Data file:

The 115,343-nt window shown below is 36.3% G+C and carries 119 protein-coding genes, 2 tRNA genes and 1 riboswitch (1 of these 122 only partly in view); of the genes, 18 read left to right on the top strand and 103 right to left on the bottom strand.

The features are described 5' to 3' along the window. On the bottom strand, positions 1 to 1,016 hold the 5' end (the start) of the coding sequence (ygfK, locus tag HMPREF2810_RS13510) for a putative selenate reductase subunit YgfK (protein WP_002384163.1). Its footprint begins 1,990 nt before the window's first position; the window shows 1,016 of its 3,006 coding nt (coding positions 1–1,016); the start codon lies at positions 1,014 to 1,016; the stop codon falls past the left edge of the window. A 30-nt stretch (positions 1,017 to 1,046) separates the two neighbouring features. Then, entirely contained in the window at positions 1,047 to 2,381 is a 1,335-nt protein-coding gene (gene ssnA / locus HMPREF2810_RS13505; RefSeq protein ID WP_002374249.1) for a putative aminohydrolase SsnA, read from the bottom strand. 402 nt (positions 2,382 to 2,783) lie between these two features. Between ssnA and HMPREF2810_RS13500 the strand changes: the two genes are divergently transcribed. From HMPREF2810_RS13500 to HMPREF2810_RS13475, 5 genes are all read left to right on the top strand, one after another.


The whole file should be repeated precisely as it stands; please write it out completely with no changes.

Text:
The 115,343-nt window shown below is 36.3% G+C and carries 119 protein-coding genes, 2 tRNA genes and 1 riboswitch (1 of these 122 only partly in view); of the genes, 18 read left to right on the top strand and 103 right to left on the bottom strand.

The features are described 5' to 3' along the window. On the bottom strand, positions 1 to 1,016 hold the 5' end (the start) of the coding sequence (ygfK, locus tag HMPREF2810_RS13510) for a putative selenate reductase subunit YgfK (protein WP_002384163.1). Its footprint begins 1,990 nt before the window's first position; the window shows 1,016 of its 3,006 coding nt (coding positions 1–1,016); the start codon lies at positions 1,014 to 1,016; the stop codon falls past the left edge of the window. A 30-nt stretch (positions 1,017 to 1,046) separates the two neighbouring features. Then, entirely contained in the window at positions 1,047 to 2,381 is a 1,335-nt protein-coding gene (gene ssnA / locus HMPREF2810_RS13505; RefSeq protein ID WP_002374249.1) for a putative aminohydrolase SsnA, read from the bottom strand. 402 nt (positions 2,382 to 2,783) lie between these two features. Between ssnA and HMPREF2810_RS13500 the strand changes: the two genes are divergently transcribed. From HMPREF2810_RS13500 to HMPREF2810_RS13475, 5 genes are all read left to right on the top strand, one after another.